Arctic climate change and its governing feedbacks
By drs. E. van der Linden |
The Arctic is warming faster than the Earth as a whole over the past decennia. In addition, observations show a gradual decline in Arctic sea ice extent over the same period. Is it due to melting of sea ice and the so-called albedo feedback that the Arctic is warming faster? Why is sea ice retreating? These are questions that this presentation will touch upon. In addition climate sensitivity and feedback processes in the Arctic climate system will be discussed.
Global climate model experiments reveal that when Earth's climate is perturbed by an increase of greenhouse gases, the climate system reacts by warming. The surface air temperature response to this perturbation is largest in the Arctic region, an effect termed Arctic amplification. The difference between high and low latitude warming is caused by interactions with other climate variables, which act together to intensify temperature change in polar regions. When the temperature change is larger, the climate sensitivity is larger.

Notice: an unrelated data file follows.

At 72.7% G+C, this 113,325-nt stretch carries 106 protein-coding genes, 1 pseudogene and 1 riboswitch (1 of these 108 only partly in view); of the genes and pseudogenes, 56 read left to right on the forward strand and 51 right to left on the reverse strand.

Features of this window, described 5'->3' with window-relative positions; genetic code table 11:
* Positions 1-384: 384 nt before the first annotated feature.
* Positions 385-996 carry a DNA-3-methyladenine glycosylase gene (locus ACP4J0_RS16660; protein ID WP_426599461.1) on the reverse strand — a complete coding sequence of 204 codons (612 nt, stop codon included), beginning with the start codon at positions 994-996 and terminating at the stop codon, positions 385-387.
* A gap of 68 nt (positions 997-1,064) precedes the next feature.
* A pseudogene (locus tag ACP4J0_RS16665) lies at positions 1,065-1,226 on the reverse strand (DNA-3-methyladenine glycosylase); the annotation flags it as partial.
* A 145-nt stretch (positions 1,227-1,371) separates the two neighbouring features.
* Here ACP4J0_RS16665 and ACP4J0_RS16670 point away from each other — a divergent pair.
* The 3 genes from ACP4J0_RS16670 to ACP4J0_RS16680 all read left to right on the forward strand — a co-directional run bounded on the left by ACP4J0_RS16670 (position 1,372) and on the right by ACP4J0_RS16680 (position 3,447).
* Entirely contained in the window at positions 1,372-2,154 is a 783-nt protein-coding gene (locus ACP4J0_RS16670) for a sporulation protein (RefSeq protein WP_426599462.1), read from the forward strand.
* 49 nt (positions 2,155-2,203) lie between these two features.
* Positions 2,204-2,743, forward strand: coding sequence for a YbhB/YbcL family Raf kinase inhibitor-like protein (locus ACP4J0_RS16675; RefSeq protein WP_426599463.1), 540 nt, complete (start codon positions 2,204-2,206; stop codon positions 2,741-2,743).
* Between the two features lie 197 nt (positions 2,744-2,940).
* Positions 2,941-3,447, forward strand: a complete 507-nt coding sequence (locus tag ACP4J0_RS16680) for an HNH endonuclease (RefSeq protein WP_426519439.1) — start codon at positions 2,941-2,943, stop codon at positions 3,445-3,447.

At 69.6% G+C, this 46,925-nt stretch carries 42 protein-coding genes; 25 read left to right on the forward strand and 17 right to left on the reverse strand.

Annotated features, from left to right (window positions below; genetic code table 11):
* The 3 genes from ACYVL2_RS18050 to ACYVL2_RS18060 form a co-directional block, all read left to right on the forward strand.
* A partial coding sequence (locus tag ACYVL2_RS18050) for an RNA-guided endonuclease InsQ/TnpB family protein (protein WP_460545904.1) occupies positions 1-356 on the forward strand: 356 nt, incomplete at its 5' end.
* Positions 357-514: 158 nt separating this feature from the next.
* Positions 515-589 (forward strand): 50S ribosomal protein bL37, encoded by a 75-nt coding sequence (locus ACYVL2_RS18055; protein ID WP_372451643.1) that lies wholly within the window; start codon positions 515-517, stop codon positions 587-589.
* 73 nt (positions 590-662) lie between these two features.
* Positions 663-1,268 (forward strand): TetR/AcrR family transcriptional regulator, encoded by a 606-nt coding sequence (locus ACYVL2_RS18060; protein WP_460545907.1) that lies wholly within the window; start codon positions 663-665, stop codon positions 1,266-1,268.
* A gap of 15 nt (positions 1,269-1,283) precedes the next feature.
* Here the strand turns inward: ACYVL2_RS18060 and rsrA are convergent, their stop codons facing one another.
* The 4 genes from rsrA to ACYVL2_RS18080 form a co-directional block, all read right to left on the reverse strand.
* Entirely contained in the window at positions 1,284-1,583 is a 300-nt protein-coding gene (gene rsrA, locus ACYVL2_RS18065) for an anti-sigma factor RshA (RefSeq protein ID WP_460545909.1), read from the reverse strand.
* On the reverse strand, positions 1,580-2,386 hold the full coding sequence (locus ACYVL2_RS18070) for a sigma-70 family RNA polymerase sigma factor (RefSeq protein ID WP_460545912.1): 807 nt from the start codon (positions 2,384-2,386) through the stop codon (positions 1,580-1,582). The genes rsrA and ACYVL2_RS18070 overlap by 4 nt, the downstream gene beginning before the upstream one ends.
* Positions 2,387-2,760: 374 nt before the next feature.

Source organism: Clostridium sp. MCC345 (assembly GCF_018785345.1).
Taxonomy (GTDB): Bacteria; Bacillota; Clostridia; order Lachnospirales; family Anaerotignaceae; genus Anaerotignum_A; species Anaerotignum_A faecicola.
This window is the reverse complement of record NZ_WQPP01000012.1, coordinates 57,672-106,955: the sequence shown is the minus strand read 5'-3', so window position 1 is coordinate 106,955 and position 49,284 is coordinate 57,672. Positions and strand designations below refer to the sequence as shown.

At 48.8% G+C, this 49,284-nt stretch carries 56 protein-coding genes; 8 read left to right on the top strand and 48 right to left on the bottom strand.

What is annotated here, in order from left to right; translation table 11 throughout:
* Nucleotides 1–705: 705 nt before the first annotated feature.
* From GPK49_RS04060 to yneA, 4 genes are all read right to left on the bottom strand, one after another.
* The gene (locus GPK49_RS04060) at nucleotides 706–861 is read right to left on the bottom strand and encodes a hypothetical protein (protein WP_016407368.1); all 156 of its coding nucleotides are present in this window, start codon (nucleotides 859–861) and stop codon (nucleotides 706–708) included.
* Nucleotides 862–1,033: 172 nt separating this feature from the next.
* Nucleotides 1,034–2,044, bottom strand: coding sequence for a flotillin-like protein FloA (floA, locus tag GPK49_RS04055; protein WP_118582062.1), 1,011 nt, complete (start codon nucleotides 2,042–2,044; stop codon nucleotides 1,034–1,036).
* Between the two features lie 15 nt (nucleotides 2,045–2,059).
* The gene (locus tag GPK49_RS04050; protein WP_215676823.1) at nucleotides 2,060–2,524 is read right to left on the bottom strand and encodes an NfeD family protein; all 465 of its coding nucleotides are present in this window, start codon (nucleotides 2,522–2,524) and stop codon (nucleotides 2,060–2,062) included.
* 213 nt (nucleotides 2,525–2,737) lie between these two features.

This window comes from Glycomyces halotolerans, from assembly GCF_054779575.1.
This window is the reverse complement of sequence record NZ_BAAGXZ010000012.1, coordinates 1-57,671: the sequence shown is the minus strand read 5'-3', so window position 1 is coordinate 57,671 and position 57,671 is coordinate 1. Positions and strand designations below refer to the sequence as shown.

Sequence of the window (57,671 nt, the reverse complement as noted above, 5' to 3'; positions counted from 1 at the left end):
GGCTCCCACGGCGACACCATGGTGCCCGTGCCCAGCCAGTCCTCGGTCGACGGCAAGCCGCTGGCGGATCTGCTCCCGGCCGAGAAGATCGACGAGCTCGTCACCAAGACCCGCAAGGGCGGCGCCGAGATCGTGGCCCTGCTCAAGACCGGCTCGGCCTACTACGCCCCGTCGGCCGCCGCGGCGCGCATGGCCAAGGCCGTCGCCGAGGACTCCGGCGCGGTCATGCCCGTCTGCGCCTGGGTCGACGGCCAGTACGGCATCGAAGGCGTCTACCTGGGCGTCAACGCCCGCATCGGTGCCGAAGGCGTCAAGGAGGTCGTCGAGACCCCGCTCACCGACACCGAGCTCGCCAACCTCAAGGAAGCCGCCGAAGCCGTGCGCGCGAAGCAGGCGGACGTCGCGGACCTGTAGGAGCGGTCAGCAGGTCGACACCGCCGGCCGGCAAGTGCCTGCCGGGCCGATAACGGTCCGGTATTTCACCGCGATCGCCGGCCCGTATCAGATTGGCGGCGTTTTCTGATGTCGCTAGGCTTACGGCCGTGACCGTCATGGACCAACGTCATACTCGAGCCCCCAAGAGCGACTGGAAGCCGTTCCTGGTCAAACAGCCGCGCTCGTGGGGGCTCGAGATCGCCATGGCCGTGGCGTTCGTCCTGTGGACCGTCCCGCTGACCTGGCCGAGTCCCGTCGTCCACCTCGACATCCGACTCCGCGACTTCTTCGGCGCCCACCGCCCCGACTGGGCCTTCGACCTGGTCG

This presentation will give an overview of the climate interactions that play a role in high-latitude temperature amplification. It will cover the climate effects of albedo changes due to decreasing sea ice and snow cover, increase in heat flux from the ocean to the atmosphere, stable stratification conditions, cloud cover changes, humidity changes and changes of the atmospheric and oceanic energy transport.
|Willem Barentsz Poolinstituut|
Bundeling van kennis, onderzoek en onderwijs over de Noord- en de Zuidpool
Volg ons op